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24/06/2020 - 08:48
One of the major problems of planting tree saplings, e.g. for reforestation projects, is getting the nicely watered saplings, coming from the nursery, growing and surviving in a dry soil. In many cases survival rate of tree saplings in the field is rather low (even 30-40 % in some Western African countries).
Prof. Dr. Willem Van Cotthem explains...
Studying methods to improve these survival rates, we have set up some experiments with the soil conditioner TerraCottem, developed in my laboratory in 1982-1992. These experiments were set up in 1988 with my friend Gilbert Van Gampelaere, a skilled technician, at the Provincial Centre for Floriculture (PCS, Destelbergen).
Left: Fuchsia growing in a transparent plastic pipe (to be able to follow the roots during their growth. When filling the pipe with potting mix, thin layers of TC were positioned at different heights (see whitish stripes in the pipe). At the moment of pouring water in the pipe, the water absorbing polymers in TC are absorbing a lot of the percolating water and they are transformed into hydrogels, which keep the surrounding potting mix moistened for quite a long time. As plant root tips are easily discovering where water is present in the soil, the roots are growing swiftly from the upper TC-layers to the lowest ones in the pipe. Thus, root length is significantly stimulated within the shortest time (see Photo 2).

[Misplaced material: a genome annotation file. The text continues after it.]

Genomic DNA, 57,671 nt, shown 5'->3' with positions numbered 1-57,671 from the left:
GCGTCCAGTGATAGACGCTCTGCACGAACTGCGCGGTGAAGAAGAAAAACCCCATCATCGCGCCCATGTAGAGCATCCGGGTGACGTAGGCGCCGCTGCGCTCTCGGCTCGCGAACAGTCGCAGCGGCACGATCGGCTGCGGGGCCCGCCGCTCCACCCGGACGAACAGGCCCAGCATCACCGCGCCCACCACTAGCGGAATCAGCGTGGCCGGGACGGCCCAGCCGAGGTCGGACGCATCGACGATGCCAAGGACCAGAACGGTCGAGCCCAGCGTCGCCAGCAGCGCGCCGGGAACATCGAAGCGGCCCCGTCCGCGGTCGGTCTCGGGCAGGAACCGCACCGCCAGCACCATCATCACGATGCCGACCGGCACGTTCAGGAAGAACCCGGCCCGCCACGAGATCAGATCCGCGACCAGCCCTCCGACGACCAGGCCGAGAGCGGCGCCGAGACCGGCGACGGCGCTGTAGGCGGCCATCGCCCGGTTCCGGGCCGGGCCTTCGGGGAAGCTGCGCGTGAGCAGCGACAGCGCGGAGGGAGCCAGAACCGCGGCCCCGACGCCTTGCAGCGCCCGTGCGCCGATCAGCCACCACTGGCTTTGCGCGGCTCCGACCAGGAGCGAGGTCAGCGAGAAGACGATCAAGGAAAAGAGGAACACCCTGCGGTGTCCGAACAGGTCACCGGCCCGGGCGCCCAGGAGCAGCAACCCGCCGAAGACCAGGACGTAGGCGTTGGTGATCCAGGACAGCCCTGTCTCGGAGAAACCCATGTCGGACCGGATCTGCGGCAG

Right: Fuchsia growing in half of a long pipe (cut longitudinally in two parts (see Photo 2), filled with potting mix and thin layers of TC at different heights. Here, the half pipe is surrounded by a layer of cocos coir fibers to keep the potting mix in place. The same effect of the presence of TC-layers in the pipe is registered : the roots are swiftly growing downwards to fill the complete pipe within the shortest time.
Left : Root growth in a broad pipe (diameter 8 cm)
Center : Root growth in a narrow pipe (diameter 5 cm), but longer than the one at the Left.
Right : Root growth in broad pipe (diameter 8 cm), but longer than the one at the Left.
It shows clearly that the presence of TC at different depths in the ground stimulates the roots to grow deeper and deeper. It is well-known that deeper layers in the ground are more humid than the upper ones and thus offer more chances for roots to find sufficient water to continue their growth after transplantation from the nursery.
This will certainly stimulate the tree saplings to develop rather quickly deeper and deeper roots (from TC-layer to TC-layer). The deeper the tree roots grow, the higher the survival rate.
Photos Gilbert Van Gampelaere and Willem Van Cotthem